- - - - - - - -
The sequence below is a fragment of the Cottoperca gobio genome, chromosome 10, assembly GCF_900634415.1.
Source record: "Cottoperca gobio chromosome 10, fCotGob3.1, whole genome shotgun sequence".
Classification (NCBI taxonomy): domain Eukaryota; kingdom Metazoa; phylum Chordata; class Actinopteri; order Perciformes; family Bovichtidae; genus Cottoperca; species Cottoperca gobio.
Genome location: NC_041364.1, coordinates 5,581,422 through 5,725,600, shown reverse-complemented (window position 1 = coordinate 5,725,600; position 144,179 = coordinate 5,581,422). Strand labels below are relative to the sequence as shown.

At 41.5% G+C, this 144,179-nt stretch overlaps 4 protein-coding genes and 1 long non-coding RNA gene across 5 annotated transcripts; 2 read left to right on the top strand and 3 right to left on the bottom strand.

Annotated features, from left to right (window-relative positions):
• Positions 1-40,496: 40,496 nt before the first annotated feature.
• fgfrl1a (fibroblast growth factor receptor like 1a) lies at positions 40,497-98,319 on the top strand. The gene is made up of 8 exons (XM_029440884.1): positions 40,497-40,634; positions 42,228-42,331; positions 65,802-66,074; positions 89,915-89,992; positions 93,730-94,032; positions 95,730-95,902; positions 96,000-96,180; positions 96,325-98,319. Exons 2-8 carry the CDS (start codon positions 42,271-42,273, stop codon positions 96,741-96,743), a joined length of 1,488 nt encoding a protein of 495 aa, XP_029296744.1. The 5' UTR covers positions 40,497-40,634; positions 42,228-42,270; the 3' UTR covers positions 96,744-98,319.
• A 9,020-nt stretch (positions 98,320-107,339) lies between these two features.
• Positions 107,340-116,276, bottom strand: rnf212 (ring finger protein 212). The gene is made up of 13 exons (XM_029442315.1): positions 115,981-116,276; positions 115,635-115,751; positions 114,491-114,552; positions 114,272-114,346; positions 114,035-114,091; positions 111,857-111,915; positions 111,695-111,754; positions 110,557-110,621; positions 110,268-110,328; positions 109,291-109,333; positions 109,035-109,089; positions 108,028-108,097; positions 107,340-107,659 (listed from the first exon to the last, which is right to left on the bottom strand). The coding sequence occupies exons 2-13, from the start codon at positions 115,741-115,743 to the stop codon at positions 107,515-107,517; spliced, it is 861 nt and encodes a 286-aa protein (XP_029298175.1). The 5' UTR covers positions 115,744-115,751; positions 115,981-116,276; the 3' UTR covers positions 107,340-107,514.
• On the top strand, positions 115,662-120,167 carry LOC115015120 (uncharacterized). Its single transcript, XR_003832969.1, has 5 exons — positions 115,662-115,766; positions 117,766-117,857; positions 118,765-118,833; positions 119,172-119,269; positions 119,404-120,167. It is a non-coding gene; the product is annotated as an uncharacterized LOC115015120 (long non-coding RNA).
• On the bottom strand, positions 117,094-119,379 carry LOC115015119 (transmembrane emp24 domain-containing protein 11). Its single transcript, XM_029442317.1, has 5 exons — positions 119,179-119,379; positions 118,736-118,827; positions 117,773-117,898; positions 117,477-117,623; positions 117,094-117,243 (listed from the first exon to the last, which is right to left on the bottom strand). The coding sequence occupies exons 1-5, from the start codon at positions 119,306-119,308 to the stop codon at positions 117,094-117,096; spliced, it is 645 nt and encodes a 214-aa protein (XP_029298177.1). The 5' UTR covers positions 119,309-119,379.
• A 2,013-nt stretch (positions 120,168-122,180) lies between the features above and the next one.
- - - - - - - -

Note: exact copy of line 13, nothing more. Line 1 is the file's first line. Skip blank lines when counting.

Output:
• A 2,013-nt stretch (positions 120,168-122,180) lies between the features above and the next one.